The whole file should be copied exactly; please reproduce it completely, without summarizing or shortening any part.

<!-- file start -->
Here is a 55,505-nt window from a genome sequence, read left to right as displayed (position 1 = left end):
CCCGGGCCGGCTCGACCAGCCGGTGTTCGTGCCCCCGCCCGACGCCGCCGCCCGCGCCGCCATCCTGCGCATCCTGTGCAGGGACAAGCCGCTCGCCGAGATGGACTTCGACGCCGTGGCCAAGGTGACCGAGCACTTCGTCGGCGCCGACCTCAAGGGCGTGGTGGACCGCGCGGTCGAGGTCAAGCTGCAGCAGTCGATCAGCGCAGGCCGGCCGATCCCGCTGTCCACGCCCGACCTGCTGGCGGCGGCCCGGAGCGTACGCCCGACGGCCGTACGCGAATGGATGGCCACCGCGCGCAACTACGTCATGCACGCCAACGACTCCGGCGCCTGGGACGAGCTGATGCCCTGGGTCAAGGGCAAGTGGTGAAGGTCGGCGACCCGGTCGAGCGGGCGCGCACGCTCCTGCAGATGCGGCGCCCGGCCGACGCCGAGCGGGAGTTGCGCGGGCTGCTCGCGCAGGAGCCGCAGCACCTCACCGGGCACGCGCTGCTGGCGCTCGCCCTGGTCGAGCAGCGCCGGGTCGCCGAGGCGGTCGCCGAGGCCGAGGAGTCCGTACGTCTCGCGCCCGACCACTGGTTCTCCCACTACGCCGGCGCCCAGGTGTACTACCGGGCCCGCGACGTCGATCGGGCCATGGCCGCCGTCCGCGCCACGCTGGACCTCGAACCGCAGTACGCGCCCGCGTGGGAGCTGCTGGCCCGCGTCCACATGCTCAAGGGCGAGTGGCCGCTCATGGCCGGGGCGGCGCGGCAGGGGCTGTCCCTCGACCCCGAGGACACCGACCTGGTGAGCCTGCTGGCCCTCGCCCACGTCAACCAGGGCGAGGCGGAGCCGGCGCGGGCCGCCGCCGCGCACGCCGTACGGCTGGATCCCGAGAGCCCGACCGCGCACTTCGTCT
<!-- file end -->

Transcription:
Here is a 55,505-nt window from a genome sequence, read left to right as displayed (position 1 = left end):
CCCGGGCCGGCTCGACCAGCCGGTGTTCGTGCCCCCGCCCGACGCCGCCGCCCGCGCCGCCATCCTGCGCATCCTGTGCAGGGACAAGCCGCTCGCCGAGATGGACTTCGACGCCGTGGCCAAGGTGACCGAGCACTTCGTCGGCGCCGACCTCAAGGGCGTGGTGGACCGCGCGGTCGAGGTCAAGCTGCAGCAGTCGATCAGCGCAGGCCGGCCGATCCCGCTGTCCACGCCCGACCTGCTGGCGGCGGCCCGGAGCGTACGCCCGACGGCCGTACGCGAATGGATGGCCACCGCGCGCAACTACGTCATGCACGCCAACGACTCCGGCGCCTGGGACGAGCTGATGCCCTGGGTCAAGGGCAAGTGGTGAAGGTCGGCGACCCGGTCGAGCGGGCGCGCACGCTCCTGCAGATGCGGCGCCCGGCCGACGCCGAGCGGGAGTTGCGCGGGCTGCTCGCGCAGGAGCCGCAGCACCTCACCGGGCACGCGCTGCTGGCGCTCGCCCTGGTCGAGCAGCGCCGGGTCGCCGAGGCGGTCGCCGAGGCCGAGGAGTCCGTACGTCTCGCGCCCGACCACTGGTTCTCCCACTACGCCGGCGCCCAGGTGTACTACCGGGCCCGCGACGTCGATCGGGCCATGGCCGCCGTCCGCGCCACGCTGGACCTCGAACCGCAGTACGCGCCCGCGTGGGAGCTGCTGGCCCGCGTCCACATGCTCAAGGGCGAGTGGCCGCTCATGGCCGGGGCGGCGCGGCAGGGGCTGTCCCTCGACCCCGAGGACACCGACCTGGTGAGCCTGCTGGCCCTCGCCCACGTCAACCAGGGCGAGGCGGAGCCGGCGCGGGCCGCCGCCGCGCACGCCGTACGGCTGGATCCCGAGAGCCCGACCGCGCACTTCGTCT